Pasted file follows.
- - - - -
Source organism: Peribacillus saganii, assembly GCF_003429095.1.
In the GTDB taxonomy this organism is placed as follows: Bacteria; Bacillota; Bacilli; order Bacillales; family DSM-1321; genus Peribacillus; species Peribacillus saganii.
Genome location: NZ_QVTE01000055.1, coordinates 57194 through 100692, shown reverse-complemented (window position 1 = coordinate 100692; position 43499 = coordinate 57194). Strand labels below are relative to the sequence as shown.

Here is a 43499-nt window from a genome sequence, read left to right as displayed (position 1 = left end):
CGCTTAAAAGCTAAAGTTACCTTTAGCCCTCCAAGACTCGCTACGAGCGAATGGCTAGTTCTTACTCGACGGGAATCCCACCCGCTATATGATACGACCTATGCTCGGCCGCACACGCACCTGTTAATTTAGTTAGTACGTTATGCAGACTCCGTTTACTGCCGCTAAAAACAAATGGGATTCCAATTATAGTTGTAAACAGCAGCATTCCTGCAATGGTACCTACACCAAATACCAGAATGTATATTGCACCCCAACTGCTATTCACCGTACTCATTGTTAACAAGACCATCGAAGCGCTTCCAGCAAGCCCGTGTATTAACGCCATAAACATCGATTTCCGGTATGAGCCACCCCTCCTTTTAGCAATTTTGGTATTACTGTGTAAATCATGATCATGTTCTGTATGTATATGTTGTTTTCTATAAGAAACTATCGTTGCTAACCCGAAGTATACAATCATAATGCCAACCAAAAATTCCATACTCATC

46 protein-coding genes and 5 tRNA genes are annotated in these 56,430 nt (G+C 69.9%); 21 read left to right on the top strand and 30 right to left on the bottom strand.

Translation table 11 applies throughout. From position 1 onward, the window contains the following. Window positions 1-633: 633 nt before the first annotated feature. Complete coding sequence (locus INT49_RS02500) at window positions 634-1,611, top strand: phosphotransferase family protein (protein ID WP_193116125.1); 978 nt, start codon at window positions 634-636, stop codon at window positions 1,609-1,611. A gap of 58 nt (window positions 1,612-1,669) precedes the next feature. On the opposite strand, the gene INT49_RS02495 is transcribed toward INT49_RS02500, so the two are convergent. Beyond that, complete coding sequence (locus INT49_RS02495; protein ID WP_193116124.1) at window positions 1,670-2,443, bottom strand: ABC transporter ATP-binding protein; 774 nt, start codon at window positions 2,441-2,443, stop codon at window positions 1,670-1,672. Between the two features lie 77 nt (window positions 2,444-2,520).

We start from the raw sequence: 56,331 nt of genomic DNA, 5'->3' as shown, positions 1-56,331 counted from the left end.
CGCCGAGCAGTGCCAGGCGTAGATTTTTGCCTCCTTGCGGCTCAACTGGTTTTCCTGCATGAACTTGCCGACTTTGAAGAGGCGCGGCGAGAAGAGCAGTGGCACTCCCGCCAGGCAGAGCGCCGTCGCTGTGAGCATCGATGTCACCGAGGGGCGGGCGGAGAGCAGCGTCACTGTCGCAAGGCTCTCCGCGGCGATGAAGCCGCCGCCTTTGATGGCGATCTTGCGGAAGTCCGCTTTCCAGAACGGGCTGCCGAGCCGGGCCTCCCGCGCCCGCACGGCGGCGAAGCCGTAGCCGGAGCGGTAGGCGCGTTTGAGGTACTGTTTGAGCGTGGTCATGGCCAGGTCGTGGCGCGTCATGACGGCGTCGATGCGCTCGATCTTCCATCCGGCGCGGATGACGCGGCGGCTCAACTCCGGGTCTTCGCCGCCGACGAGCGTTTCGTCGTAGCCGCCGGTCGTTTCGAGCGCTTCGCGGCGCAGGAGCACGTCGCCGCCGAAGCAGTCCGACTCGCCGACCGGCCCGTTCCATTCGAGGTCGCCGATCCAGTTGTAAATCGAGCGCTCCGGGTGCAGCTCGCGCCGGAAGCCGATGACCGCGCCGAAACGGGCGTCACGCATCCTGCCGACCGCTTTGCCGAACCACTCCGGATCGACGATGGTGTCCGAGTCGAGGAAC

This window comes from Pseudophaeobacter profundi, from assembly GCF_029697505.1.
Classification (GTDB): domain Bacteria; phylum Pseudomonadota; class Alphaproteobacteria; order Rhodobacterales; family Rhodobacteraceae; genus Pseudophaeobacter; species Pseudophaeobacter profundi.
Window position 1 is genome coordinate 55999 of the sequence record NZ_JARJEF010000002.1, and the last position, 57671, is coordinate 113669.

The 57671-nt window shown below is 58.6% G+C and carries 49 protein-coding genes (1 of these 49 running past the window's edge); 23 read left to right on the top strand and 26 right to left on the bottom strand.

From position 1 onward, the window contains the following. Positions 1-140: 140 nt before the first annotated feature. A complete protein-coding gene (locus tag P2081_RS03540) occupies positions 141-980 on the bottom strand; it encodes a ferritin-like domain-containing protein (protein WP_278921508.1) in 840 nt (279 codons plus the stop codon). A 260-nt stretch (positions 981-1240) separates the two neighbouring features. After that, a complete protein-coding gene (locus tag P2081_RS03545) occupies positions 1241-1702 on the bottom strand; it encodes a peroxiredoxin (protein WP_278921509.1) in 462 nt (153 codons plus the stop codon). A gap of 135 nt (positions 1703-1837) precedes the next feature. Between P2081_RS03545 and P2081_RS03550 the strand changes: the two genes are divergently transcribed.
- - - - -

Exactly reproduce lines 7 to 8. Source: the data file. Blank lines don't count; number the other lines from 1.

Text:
Translation table 11 applies throughout. From position 1 onward, the window contains the following. Window positions 1-633: 633 nt before the first annotated feature. Complete coding sequence (locus INT49_RS02500) at window positions 634-1,611, top strand: phosphotransferase family protein (protein ID WP_193116125.1); 978 nt, start codon at window positions 634-636, stop codon at window positions 1,609-1,611. A gap of 58 nt (window positions 1,612-1,669) precedes the next feature. On the opposite strand, the gene INT49_RS02495 is transcribed toward INT49_RS02500, so the two are convergent. Beyond that, complete coding sequence (locus INT49_RS02495; protein ID WP_193116124.1) at window positions 1,670-2,443, bottom strand: ABC transporter ATP-binding protein; 774 nt, start codon at window positions 2,441-2,443, stop codon at window positions 1,670-1,672. Between the two features lie 77 nt (window positions 2,444-2,520).

We start from the raw sequence: 56,331 nt of genomic DNA, 5'->3' as shown, positions 1-56,331 counted from the left end.